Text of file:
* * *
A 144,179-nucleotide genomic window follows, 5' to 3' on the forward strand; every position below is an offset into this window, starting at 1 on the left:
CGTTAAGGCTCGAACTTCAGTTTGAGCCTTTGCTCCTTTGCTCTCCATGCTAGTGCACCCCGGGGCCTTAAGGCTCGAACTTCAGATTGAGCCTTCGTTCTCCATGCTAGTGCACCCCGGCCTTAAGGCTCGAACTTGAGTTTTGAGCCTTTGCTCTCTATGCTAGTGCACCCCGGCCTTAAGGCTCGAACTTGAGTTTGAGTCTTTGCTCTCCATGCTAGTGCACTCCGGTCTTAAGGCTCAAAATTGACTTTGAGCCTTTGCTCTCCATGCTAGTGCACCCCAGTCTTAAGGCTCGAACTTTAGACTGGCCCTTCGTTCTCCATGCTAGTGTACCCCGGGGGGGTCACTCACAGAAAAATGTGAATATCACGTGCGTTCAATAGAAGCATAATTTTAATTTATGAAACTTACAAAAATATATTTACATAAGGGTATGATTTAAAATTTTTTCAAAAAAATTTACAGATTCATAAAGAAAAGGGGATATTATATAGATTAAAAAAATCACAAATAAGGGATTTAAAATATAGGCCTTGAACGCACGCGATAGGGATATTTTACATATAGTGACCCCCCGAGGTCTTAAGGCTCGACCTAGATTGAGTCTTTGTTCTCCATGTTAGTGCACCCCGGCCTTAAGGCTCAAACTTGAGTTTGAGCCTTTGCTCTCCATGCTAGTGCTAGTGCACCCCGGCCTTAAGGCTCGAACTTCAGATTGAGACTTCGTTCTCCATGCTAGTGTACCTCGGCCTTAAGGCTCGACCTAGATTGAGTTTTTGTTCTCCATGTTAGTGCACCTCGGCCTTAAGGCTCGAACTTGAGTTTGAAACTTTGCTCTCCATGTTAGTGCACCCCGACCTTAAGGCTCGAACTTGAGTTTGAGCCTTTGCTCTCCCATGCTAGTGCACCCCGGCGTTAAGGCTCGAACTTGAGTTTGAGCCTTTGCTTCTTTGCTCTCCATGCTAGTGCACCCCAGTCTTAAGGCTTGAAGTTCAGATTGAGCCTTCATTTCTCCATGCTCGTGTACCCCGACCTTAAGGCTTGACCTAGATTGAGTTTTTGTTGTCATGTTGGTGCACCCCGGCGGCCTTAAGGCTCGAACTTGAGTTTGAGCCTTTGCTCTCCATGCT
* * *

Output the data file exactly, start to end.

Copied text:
A 144,179-nucleotide genomic window follows, 5' to 3' on the forward strand; every position below is an offset into this window, starting at 1 on the left:
CGTTAAGGCTCGAACTTCAGTTTGAGCCTTTGCTCCTTTGCTCTCCATGCTAGTGCACCCCGGGGCCTTAAGGCTCGAACTTCAGATTGAGCCTTCGTTCTCCATGCTAGTGCACCCCGGCCTTAAGGCTCGAACTTGAGTTTTGAGCCTTTGCTCTCTATGCTAGTGCACCCCGGCCTTAAGGCTCGAACTTGAGTTTGAGTCTTTGCTCTCCATGCTAGTGCACTCCGGTCTTAAGGCTCAAAATTGACTTTGAGCCTTTGCTCTCCATGCTAGTGCACCCCAGTCTTAAGGCTCGAACTTTAGACTGGCCCTTCGTTCTCCATGCTAGTGTACCCCGGGGGGGTCACTCACAGAAAAATGTGAATATCACGTGCGTTCAATAGAAGCATAATTTTAATTTATGAAACTTACAAAAATATATTTACATAAGGGTATGATTTAAAATTTTTTCAAAAAAATTTACAGATTCATAAAGAAAAGGGGATATTATATAGATTAAAAAAATCACAAATAAGGGATTTAAAATATAGGCCTTGAACGCACGCGATAGGGATATTTTACATATAGTGACCCCCCGAGGTCTTAAGGCTCGACCTAGATTGAGTCTTTGTTCTCCATGTTAGTGCACCCCGGCCTTAAGGCTCAAACTTGAGTTTGAGCCTTTGCTCTCCATGCTAGTGCTAGTGCACCCCGGCCTTAAGGCTCGAACTTCAGATTGAGACTTCGTTCTCCATGCTAGTGTACCTCGGCCTTAAGGCTCGACCTAGATTGAGTTTTTGTTCTCCATGTTAGTGCACCTCGGCCTTAAGGCTCGAACTTGAGTTTGAAACTTTGCTCTCCATGTTAGTGCACCCCGACCTTAAGGCTCGAACTTGAGTTTGAGCCTTTGCTCTCCCATGCTAGTGCACCCCGGCGTTAAGGCTCGAACTTGAGTTTGAGCCTTTGCTTCTTTGCTCTCCATGCTAGTGCACCCCAGTCTTAAGGCTTGAAGTTCAGATTGAGCCTTCATTTCTCCATGCTCGTGTACCCCGACCTTAAGGCTTGACCTAGATTGAGTTTTTGTTGTCATGTTGGTGCACCCCGGCGGCCTTAAGGCTCGAACTTGAGTTTGAGCCTTTGCTCTCCATGCT